He acted as counsel, and spent time, money and energy to pursue the case even after the petitioners had graduated.
With the Supreme Court justices speaking unanimously and with finality from their perch, Manila Bay could then claim the care it deserved — and those who defied the previous rulings be damned. Or so it seemed.
Tasked to implement the ruling were the Department of Environment and Natural Resources as lead agency, and the local governments of Metro Manila and six provinces with shores on the bay or have tributaries that flow into the bay. Also the Metropolitan Waterworks and Sewerage System, the Metropolitan Manila Development Authority, the Departments of Health, Agriculture, and Public Works and Highways, the Philippine Coast Guard, the Philippine National Police Maritime Group, the Philippine Ports Authority, and the Local Water Utilities Administration.
I wrote then: “Ecstatic, the Harvard-trained Oposa could not contain himself and waxed poetic. ‘I try to reach for the stars,’ he told me. ‘Often I hit my head on the lamppost. But sometimes I am able to soar to the skies, and maybe, for a moment, touch the face of God.’ Arguing in the Supreme Court on this case was, to Oposa, his ‘finest moment’ as an environmental lawyer.”
Last year, Harvard Law School honored Oposa (1 of 14 honorees and the only Asian) for the work he has done for the environment.
The DENR’s 1990s data showed that Manila Bay had a fecal coliform content of about 1 million MPN (most probable number). The safe figure is 200 MPN. Now, Oposa told the Senate hearing, the figure is 5 million MPN.
Boracay waters a “cesspool”? Manila Bay is a bowl of unflushed human ebak. An ocular inspection of the coasts will tell you why.
Oposa had called the 2008 Supreme Court ruling “revolutionary.” I had quoted extensively from the ruling written by Justice Presbitero Velasco Jr. (“Revolutionary SC ruling on Manila Bay, 2” Jan. 15, 2009).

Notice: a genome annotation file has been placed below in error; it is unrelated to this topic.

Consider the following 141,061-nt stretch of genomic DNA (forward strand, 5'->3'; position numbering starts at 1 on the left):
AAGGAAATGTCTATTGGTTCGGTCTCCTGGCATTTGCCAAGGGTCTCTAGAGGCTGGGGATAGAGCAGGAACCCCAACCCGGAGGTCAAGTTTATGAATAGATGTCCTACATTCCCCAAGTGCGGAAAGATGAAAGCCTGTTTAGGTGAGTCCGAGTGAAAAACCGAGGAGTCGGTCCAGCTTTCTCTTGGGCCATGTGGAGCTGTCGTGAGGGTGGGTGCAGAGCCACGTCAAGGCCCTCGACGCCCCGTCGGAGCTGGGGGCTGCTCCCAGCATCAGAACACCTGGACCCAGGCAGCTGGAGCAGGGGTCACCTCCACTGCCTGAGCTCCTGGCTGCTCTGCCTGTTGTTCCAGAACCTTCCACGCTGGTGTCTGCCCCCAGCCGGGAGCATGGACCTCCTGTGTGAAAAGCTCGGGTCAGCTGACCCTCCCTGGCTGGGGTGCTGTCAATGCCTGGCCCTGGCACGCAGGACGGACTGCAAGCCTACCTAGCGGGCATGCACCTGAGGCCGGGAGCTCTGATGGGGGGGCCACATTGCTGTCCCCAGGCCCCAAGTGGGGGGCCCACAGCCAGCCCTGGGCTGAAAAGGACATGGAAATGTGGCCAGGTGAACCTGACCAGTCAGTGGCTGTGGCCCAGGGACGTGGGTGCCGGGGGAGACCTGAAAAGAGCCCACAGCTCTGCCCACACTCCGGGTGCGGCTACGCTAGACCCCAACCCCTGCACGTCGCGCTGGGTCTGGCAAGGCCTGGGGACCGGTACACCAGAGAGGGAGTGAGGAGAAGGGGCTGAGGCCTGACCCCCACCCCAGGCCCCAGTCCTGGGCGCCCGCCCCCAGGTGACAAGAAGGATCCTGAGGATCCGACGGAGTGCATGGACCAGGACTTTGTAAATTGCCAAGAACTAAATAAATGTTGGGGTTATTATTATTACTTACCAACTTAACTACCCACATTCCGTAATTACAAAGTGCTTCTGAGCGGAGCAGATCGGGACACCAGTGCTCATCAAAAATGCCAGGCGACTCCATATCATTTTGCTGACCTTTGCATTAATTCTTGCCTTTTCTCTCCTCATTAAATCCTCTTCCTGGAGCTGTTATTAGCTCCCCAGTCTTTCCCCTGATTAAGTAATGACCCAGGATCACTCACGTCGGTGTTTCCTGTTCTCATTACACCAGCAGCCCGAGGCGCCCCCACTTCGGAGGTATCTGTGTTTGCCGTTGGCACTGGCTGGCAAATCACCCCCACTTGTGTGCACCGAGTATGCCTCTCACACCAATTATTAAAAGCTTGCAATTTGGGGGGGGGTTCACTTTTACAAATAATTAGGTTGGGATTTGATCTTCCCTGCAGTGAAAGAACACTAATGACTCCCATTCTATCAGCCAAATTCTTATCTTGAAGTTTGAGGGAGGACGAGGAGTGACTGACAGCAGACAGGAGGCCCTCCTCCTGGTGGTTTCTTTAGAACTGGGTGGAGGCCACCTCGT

It ended with: “The heads of … MMDA, DENR, DepEd, DOH, DA, DPWH, DBM, PCG, PNP Maritime Group, DILG, and also of MWSS, LWUA, and PPA, in line with the principle of ‘continuing mandamus,’ shall, from finality of this Decision, each submit to the Court a quarterly progressive report of the activities undertaken in accordance with this Decision.”
So how have we come to this? How did Manila Bay get worse over the years? Did any of the cited government agencies even so much as submitted one quarterly progressive report?
The historic gateway to the heart of the Philippines is now a toilet bowl. Out of frustration, Oposa has taken to painting and will soon have his first exhibit. But that is another story.#

Thursday, May 17, 2018


Philippine Daily Inquirer/OPINION/by Ma. Ceres P. Doyo

With Chief Justice Maria Lourdes Sereno thrown out the door of the Supreme Court by eight (of 14) of her fellow justices last Friday the eleventh, many more things are coming to light. In fact more things that were heretofore not in our imagination have been laid bare in the recent months and weeks.